The locals’ guide to Prague

WT Writer
Feb 8, 2018
Europe’s favourite fairytale city has many faces; we get the inside track on where to go and what to see from three well-versed locals



Pavel Ruml, head concierge at Mandarin Oriental Prague, is a man in the know

With just 24 hours in the city, what are the must-dos?

Prague Castle with the Old Royal Palace and Golden Lane. Also do not miss Lobkowicz Museum, right at the end of Jirska Street. While there, you can enjoy a short classical music concert – it’s on every day at 1pm. Take the Old Castle Steps down to Malostranska and cross Manesuv Bridge, this will lead you directly to the Old Town where you must see the Old Town Square and Old Town Hall with its Astronomical Clock.

Tell us something about Prague that only the locals know.

There is large Vietnamese community in Prague and there’s a small locale known as Sapa on the outskirts of the city. Also called little Hanoi, it’s a place to experience authentic Vietnamese culture and life outside of Vietnam: pick  up bargain electronics or clothes, have a hearty bowl of pho-bo and stock up on fish sauce, green tea, seafood, coriander and fresh tofu.

What’s the most exciting cultural aspect?

Prague is famous for its untouched historical centre which, for the most part, maintains the look of Mediaeval metropolis of the 14th century. Even WWII did not leave many scars on the city centre and it’s why Prague has been inscribed on the list of Unesco heritage sites since 1992.

What’s the best place in the city to see and be seen?

It has to be Vnitroblock. This former industrial space offers a wide range of cultural and artistic experiences. It’s ideal if you’re seeking a shopping spree in a relaxed atmosphere, you can head to the Signature store & café – a gallery space for young designers and a showroom for local and Central European fashion brands. Doubling as a stylish café, it’s a great spot to sip on a coffee and people watch.

Any off-the-beaten track experiences that our readers should check out?

Karlín district is located on the embankment between River Vltava and Vítkov Hill, separated from the New Town by Negrelli viaduct. This former ghetto and industrial area paradoxically flourished since the devastating flood of 2002 and it’s now a vibrant part of the city, attracting hipsters and artists. It’s been compared to London’s Soho and Manhattan’s Meatpacking district. Head here for the trendy cafés and bistros, but also for the cultural venues in former factory halls. The Negreli viaduct hosts pop-up bistros and the occasional concert and is soon to be occupied by cafés and art galleries.

The Estates Theatre

The Estates Theatre


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Where’s the best spot for shopping?

For luxury shopping and beautiful boutiques, pay a visit to Parizska Street; it’s a corner of excess with all the luxury names you can think of. If you prefer vintage finds, local designers and a whole collection of local food, then go to Dlouha Street located not too far from the bustle of the Old Town.

What’s a stylish way to spend an evening?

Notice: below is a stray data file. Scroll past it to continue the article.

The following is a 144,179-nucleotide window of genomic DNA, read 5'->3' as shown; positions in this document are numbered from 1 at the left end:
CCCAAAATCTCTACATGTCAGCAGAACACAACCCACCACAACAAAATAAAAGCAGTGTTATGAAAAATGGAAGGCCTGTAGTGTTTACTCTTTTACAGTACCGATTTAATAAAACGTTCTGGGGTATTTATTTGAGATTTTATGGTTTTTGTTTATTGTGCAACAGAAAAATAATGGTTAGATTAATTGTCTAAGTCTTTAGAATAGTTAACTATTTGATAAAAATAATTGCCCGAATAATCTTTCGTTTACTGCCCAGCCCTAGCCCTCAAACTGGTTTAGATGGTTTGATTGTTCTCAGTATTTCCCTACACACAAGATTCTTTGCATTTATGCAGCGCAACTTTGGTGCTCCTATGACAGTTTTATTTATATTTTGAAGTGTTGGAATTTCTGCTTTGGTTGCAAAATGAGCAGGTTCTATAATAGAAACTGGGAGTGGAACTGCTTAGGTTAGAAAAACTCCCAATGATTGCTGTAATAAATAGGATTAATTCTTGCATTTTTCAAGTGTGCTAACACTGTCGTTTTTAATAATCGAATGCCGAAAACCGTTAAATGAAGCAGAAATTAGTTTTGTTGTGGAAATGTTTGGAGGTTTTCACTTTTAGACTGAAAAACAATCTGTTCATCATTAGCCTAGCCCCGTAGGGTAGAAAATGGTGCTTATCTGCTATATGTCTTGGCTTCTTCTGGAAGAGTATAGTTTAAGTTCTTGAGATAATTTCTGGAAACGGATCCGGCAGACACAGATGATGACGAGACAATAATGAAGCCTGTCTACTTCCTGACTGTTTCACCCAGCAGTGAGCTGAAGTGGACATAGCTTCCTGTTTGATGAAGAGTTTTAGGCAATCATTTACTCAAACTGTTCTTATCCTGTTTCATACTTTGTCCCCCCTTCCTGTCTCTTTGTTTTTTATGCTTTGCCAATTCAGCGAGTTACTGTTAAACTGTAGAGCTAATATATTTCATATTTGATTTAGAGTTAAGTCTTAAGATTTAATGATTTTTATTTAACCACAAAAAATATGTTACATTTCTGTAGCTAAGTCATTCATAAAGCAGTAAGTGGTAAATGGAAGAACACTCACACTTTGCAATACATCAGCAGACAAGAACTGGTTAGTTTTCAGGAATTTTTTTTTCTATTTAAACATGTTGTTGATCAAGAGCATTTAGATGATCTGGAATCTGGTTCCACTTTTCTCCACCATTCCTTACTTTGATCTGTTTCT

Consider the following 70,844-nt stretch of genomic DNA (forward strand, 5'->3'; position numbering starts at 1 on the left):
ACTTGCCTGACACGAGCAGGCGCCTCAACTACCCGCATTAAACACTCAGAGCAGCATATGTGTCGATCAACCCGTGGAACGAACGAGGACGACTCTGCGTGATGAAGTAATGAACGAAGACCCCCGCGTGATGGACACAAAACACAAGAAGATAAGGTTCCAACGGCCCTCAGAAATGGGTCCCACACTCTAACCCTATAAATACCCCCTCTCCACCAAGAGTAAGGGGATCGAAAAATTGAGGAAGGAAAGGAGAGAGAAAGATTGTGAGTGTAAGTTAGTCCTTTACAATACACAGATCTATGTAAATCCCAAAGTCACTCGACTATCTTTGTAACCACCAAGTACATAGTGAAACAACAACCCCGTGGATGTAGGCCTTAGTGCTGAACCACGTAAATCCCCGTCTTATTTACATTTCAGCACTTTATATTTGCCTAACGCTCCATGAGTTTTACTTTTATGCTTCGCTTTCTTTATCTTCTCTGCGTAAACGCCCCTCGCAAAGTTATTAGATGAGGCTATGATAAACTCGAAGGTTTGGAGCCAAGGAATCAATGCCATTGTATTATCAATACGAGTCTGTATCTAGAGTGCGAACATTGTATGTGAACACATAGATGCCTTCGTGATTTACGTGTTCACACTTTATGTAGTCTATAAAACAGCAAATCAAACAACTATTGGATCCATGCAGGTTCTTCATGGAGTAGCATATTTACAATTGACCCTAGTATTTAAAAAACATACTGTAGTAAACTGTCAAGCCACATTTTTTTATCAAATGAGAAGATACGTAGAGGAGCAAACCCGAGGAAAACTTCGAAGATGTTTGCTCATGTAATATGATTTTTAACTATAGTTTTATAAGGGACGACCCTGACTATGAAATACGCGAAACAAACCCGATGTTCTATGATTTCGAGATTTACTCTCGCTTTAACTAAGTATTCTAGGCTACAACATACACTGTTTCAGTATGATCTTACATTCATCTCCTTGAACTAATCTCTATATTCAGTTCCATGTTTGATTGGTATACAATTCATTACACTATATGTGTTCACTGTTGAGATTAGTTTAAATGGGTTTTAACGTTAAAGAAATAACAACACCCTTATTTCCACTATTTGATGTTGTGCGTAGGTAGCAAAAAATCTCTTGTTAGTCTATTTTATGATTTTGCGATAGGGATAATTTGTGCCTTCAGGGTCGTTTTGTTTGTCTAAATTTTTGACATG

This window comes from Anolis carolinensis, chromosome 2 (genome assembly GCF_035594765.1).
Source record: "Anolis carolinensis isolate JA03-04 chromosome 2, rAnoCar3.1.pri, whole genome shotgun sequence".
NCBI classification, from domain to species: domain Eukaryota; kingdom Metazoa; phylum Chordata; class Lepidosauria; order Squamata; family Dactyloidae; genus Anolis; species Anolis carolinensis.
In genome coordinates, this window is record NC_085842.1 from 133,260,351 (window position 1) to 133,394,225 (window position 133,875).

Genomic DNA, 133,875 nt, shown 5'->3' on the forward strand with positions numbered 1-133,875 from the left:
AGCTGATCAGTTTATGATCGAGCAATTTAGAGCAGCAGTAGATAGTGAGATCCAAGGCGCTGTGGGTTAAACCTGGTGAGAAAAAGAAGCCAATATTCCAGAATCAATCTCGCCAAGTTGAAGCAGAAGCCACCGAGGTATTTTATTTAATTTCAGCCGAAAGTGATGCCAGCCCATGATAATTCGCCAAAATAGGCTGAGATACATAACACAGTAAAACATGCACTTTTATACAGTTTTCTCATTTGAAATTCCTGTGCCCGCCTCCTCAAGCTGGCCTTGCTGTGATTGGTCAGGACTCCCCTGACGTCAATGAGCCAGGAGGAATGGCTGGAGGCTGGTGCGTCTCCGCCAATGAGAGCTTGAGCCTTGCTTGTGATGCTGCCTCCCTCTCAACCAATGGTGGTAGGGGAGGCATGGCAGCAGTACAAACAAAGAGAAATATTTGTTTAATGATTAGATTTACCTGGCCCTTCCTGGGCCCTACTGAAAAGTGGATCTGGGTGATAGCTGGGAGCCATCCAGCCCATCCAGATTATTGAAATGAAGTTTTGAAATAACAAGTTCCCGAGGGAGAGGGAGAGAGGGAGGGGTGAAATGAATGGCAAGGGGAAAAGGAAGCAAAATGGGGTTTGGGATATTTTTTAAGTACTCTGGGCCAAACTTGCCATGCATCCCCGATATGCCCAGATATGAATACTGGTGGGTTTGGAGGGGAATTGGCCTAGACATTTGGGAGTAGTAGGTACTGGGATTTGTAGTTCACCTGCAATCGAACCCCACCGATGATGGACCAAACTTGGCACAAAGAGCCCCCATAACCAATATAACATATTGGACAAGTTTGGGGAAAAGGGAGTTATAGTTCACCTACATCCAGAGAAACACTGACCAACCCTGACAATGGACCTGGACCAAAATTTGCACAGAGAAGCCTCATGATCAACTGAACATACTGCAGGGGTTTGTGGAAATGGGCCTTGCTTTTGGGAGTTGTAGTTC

Don your finery and head to The Estates Theatre – the only still-functioning theatre in the world where Mozart conducted not one, but two premieres.

Tell us a bit about the architectural style in the city

Prague’s development is documented in the architectural expression of many historical periods and their styles from Romanesque to Gothic or Renaissance. One of the city’s main sights, Prague Castle, is a fine example with its eclectic style visibly representing all the most important styles of Prague’s architecture.

What’s the most stylish part of the city?

You definitely should not miss Pernerova Street. Once the site of the engineering conglomerate ČKD, these days you’ll find Forum Karlín here, one of the best concert venues in the city. Don’t miss Eska – a popular bakery in the same complex designed by the famed Catalan architect Ricardo Bofill.

Eska housed in water heater factory

Eska housed in water heater factory


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Best place for breakfast and why?

Definitely Café Savoy. Its breakfasts are very well made, quite opulent and served in beautiful surroundings inhabited by very elegant staff and guests.

What’s the city’s best-kept foodie secret?

I’d have to say the food on offer at the Story restaurant. Located in a villa district near the end of a tram line, Story has been serving some of the best food in the city for years, easily outcooking many fancy restaurants in the city centre. The chef, formerly employed in various London Michelin-starred places, cooks like an angel.

Must-try local food?

Try fruit dumplings, the best representative of the uniquely Czech category of sweet main dishes. Is it a main? Is it a dessert? It’s both. And it’s delicious.

Hottest foodie-area in  town at the moment?

The Karlin district, just east of the city centre. Whether it’s coffee, food or craft beverages, the hip venues in the up-and-coming neighbourhood will keep you satisfied.

Your personal favourite restaurant in the city?

Eska. From the light and airy environment of the repurposed water heater factory to the modern Czech food made from good and honest local ingredients, this place offers the lot. I could eat breakfast, lunch and dinner here.